Students walking

Unable to find a job, Jennifer Cushenberry asked herself what natural skills she had that could help make ends meet. That self-analysis led her to start To‘Mara Photography in July.

As a new business owner, Cushenberry, 29, seized the opportunity to attend the PopUp Business School at John H.  Boner Neighborhood Centers to learn skills that will make her business successful.

“This will help me to develop skills in areas that I may have been lacking so that when I open up my studio I will be prepared,” Cushenberry said.  

The PopUp Business School, a free program founded in the United Kingdom in 2012, helps potential entrepreneurs start their business during the two-week program. During the two weeks, participants learn sales and marketing skills, how to use social media to promote and sell their products or services, receive tax and legal help and information on pricing and creative funding sources.

Personal trainer Suzette Sweatt, 51, and her husband, Daniel, 51, opened SweattBoxx Wellness Center five years ago. Sweatt gained useful information on how to better promote classes online. 

“We have a website, and it’s primarily about personal training, so our Kangoo Jumps class got lost in the process because you have to scroll to the very bottom to see where it’s at,” Sweatt said. “And so we’re going to create a free Weebly website and promote it there.”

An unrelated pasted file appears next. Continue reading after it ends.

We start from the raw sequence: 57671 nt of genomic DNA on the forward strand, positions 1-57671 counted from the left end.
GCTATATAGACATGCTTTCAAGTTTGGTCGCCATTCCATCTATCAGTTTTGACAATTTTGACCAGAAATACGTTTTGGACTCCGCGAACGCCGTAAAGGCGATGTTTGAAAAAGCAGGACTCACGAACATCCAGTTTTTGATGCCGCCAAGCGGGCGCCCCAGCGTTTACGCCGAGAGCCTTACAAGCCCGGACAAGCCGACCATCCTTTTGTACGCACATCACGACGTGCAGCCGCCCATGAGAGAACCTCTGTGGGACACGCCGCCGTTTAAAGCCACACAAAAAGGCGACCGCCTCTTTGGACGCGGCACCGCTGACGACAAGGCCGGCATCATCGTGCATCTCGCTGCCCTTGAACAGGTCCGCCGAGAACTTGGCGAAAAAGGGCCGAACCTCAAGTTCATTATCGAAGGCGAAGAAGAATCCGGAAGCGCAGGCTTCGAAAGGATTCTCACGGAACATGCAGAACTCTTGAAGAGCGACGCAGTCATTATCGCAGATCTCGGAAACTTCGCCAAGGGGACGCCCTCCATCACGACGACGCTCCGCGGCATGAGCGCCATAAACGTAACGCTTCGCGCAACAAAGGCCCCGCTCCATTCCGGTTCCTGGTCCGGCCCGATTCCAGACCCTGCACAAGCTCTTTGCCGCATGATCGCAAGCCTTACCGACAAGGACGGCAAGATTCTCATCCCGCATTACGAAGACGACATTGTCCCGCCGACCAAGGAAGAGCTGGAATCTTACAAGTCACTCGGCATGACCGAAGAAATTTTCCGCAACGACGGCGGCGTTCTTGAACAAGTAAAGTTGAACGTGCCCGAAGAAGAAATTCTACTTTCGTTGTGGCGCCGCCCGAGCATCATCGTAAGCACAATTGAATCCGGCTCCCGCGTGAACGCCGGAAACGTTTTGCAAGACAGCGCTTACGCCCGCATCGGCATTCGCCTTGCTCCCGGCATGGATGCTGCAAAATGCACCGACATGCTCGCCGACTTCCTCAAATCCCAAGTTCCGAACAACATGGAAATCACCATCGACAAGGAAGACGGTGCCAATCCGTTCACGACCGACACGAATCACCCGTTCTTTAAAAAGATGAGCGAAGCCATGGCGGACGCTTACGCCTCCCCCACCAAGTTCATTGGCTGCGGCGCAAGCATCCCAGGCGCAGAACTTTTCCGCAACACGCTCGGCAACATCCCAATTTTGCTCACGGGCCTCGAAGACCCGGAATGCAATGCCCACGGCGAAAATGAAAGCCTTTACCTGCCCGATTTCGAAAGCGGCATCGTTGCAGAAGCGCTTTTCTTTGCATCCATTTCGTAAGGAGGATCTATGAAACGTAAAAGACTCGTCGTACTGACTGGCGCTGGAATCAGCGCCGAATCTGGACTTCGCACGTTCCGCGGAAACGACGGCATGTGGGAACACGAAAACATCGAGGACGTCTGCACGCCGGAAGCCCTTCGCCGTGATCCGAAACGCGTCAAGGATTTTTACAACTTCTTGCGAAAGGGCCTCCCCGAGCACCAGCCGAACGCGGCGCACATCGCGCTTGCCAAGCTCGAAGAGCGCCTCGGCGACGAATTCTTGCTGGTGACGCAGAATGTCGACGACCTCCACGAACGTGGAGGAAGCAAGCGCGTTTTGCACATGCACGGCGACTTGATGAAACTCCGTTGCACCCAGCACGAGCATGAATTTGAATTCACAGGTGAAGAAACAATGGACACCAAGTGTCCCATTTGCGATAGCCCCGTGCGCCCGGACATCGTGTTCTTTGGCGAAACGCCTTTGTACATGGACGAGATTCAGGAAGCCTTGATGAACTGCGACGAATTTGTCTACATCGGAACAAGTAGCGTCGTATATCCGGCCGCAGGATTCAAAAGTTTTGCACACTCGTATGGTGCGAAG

This is the first time the free school has come to Indianapolis. Teresa Bennett, assistant vice chancellor of IUPUI Office of Community Engagement, learned about a 10-day business course while watching PBS NewsHour in March. Thinking the school could benefit the Indianapolis community, Bennett met with Stephen Thrash, director of SOURCE River West Entrepreneurship Center, to propose bringing the free business school here.

“We [at IUPUI] know we’re a big presence in the community, and with that comes a responsibility to be impactful, sensitive to, and involved in our neighborhoods and our business community in a really meaningful way,” Bennett said.

With Thrash on board, Bennett contacted the PopUp Business School. Four months later, staff flew in from the U.K. to look around and gauge interest from the public. Three months after that, SOURCE had to close registration a week early because 236 people signed up for the Oct. 21 to Nov. 1 event, but the John H. Boner Neighborhood Centers facility can only hold 200. 

“People heard about it and started calling even before they had the fliers printed, so we have — I guess you’d call it a pent-up demand,” Thrash said. SOURCE allowed overflow assuming some people would opt out. “Because it’s a free program, a lot of times you get some of that.”

The first week of classes covered topics such as how to start a business for free, how to find customers online and how to accept payments online, but Bennett, Sweatt and Cushenberry agreed that flat-out asking customers for the sale was the most important thing they’d learned. 

“[People] say a lot of words, but at the end did they really ask you to buy their product?” Bennett asked. 

Even if they turn you down, use that to your advantage. 

“I’m just practicing my ask for the next person,” Cushenberry said.

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